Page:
How to secure your phone when crossing the border
Privacy advocates and lawyers are advising travellers to wipe their phones of all data when crossing the U.S. border following a number of new reports of border agents seizing mobile devices and demanding passwords.
This week, American customs agents seized the phone of a NASA employee and U.S. citizen and demanded his PIN. In November, Canadian photojournalist Ed Ou had his phone confiscated by border agents, who told him to unlock it, and questioned him for six hours when he refused. Two Moroccan Canadians were denied entry into the U.S. this month, but only after agents had rifled through their phones.
The issue could get worse, if a proposal from Homeland Security Secretary John Kelly to demand the social media passwords of some travellers becomes reality.
Growing uncertainty over the rules is putting the onus on people to protect themselves. Here’s how.
Know your rights
Phone and password seizures were happening under the Obama administration. But in the wake of President Donald Trump’s now suspended travel and refugee ban, the American Civil Liberties Union says it has noted an increase in those types of reports from people crossing the border.
You can’t be compelled to hand over your PIN or passwords at the U.S. border, according to Nathan Freed Wessler, staff attorney for the ACLU’s Speech, Privacy and Technology Project, but depending on your status, there could be consequences for refusing to divulge them.
U.S. citizens and green card holders can be detained, and border agents can hold their devices, while visa-holders can be denied entry to the U.S. if they refuse to give their PIN or password.
“People’s phones and computers contain tremendous quantities of extremely sensitive, private and personal information.”
There have been few court cases in the U.S. testing the authority of border agents to search devices, Wessler said, and in most parts of the country, there is no court decision addressing this issue, so the government claims it can search any personal electronic device at the border.
“We are tremendously concerned with that position because people’s phones and computers contain tremendous quantities of extremely sensitive, private and personal information … so we think that there should be an impediment to the willy-nilly searching of these devices,” he said.
A 2013 appeals court ruling covering the western edge of the U.S. found that border security could not conduct forensic searches of devices — that is, download the full contents of a device and use forensic tools — without “reasonable suspicion” of criminal wrongdoing. Reasonable suspicion means they have evidence, not just a hunch, leading them to suspect wrongdoing.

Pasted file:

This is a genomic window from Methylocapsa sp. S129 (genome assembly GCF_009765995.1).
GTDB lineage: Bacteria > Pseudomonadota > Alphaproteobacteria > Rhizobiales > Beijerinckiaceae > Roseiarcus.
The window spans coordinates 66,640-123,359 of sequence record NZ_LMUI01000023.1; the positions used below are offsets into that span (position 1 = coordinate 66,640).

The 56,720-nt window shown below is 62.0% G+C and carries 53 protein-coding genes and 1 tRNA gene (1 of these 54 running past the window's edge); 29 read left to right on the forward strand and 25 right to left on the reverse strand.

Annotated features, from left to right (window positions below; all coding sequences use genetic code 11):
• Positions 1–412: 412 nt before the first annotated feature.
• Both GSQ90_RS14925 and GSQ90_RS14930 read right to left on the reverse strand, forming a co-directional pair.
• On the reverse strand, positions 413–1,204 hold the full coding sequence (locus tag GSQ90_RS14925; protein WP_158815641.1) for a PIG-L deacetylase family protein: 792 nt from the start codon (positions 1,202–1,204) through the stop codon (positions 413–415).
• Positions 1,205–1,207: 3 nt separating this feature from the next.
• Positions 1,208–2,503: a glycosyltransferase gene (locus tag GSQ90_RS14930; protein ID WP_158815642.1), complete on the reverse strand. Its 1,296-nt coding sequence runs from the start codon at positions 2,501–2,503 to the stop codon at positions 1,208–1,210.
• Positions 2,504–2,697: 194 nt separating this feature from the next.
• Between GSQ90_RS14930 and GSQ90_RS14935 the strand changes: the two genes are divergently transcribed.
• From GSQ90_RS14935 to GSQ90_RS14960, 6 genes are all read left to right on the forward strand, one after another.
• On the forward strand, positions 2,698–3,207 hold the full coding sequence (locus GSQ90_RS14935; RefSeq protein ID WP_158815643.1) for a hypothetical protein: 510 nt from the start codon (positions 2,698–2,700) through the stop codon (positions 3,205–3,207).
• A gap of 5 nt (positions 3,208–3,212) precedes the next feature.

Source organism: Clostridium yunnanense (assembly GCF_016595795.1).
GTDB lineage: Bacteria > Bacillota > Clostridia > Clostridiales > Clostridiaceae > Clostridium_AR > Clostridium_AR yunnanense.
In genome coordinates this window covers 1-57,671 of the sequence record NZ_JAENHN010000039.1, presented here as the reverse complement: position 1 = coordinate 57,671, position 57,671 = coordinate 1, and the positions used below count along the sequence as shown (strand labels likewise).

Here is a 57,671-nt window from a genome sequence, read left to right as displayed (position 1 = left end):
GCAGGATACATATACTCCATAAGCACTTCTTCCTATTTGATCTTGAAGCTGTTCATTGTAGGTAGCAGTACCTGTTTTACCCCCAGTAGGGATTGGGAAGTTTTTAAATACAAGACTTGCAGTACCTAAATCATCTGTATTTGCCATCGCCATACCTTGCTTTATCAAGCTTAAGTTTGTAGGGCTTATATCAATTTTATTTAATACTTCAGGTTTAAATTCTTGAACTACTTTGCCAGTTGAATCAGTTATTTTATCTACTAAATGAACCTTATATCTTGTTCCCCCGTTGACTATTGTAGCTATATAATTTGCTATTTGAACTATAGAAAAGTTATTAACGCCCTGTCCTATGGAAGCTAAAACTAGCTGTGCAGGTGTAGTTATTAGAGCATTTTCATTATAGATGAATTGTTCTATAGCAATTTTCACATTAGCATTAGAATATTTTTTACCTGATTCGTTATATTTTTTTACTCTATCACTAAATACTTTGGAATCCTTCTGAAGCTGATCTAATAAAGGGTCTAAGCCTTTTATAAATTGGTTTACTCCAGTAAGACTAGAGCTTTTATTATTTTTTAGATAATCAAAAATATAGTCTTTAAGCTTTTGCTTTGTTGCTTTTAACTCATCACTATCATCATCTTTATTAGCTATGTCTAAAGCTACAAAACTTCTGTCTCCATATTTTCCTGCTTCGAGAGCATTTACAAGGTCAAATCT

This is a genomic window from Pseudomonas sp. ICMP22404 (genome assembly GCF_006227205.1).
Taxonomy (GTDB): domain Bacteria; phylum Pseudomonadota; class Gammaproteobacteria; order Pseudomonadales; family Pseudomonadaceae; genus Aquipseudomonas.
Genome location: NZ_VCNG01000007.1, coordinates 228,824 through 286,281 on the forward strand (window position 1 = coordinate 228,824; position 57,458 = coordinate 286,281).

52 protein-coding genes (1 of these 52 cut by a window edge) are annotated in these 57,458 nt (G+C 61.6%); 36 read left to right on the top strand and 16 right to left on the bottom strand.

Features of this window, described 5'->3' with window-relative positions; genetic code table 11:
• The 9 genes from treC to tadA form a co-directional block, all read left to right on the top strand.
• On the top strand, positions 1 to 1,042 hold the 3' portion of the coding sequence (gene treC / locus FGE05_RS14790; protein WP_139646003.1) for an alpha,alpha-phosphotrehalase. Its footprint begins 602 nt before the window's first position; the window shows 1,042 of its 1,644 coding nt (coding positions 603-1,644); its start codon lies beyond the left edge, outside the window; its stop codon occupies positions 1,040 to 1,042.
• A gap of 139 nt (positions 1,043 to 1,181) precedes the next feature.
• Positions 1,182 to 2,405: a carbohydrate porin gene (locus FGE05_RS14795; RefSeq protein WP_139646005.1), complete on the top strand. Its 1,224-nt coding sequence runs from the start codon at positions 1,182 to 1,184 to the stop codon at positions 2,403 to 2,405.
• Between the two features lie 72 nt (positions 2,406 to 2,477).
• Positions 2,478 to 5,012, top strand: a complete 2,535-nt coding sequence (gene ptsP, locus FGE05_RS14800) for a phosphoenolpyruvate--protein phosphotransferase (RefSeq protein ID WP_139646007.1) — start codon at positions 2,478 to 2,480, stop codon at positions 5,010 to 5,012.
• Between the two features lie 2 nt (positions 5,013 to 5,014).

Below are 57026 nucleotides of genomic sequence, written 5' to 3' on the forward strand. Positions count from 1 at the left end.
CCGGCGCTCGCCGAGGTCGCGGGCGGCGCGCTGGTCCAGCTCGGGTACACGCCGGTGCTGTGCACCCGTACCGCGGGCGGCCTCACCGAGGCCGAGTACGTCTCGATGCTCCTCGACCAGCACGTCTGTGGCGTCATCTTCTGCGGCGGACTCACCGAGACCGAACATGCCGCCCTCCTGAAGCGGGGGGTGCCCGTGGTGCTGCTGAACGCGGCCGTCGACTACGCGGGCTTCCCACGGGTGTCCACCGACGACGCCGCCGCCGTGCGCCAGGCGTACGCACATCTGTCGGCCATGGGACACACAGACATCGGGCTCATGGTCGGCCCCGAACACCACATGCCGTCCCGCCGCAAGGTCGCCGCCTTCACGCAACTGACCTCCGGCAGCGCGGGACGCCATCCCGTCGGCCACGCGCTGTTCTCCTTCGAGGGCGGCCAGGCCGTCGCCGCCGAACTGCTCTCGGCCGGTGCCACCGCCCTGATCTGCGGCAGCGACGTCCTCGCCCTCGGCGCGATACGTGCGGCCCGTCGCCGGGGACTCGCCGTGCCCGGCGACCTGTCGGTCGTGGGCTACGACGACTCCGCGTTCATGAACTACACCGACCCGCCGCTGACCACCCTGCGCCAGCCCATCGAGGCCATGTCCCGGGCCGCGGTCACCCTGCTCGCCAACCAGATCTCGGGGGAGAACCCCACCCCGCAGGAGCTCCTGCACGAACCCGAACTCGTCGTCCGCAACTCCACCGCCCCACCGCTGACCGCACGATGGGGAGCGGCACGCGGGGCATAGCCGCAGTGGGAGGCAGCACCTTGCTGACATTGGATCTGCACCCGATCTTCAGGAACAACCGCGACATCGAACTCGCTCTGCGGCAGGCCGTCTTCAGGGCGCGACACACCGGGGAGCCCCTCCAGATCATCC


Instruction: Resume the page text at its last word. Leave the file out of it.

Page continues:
But the catch-22 with “reasonable suspicion” is that it’s not possible for the traveler to know at the time their device is seized what evidence the border agent has to back up their suspicion.
At Canada’s border, the legal circumstances are similar. Brenda McPhail, director of the Privacy, Technology and Surveillance Project for the Canadian Civil Liberties Association, says the Customs Act allows border agents to search any goods coming into Canada, but the law is being interpreted so broadly that electronic devices can be searched, too. And in Canada, if you refuse to divulge the password to your device, you can be charged with obstruction.
“The border is what we call a zone of reduced privacy expectation, which means there’s more leeway to do things at the border than in other situations,” she says. “But even at the border, privacy invasions should be minimally impairing and they should be proportionate to the state interest or risk to the traveller.”
The power to demand passwords hasn’t been constitutionally tested in Canada, although she says the CCLA is looking for a test case so the law can be updated or clarified.
How to secure your device
Every security expert and privacy advocate VICE News spoke to advised travellers to back up their data on another device and then wipe their phones completely before crossing the border.
“Defeating encryption when they’re sitting there off is a lot harder.”
“I completely wipe it, back it up and go across the border with a fresh device,” says James Donaldson, head of Toronto-based organization Toronto Crypto. He recommends a “minimum data lifestyle” for those concerned about privacy.
Another simple trick is to power off your phone when crossing the border to ensure data can’t be easily extracted from it, explains Ryan Lackey, a Seattle-based security researcher who often visits Canada, China and Russia.
“The security of cell phones is a lot stronger when they’re sitting there cold and not running,” he said. “I’m pretty confident that there are ways to extract data from even the latest iPhones and Android devices when they’re operational. But defeating encryption when they’re sitting there off is a lot harder.”
When the device is turned back on, you must enter a passcode to access the phone. You want them to compel you to provide that passcode, Lackey says. “That’s a sign that everything else has worked up to that point,” he says.
You can also use tamper-proof tape or even pearlescent nail polish to create a seal over the SIM card slot and the screws holding your phone together so that if it is removed or altered after your phone is seized, you can tell your phone was tampered with.
Securing your phone will protect not only you, but any of your friends who may be vulnerable — journalists and activists, for example.
Cover: Jane Kim/Vice illustration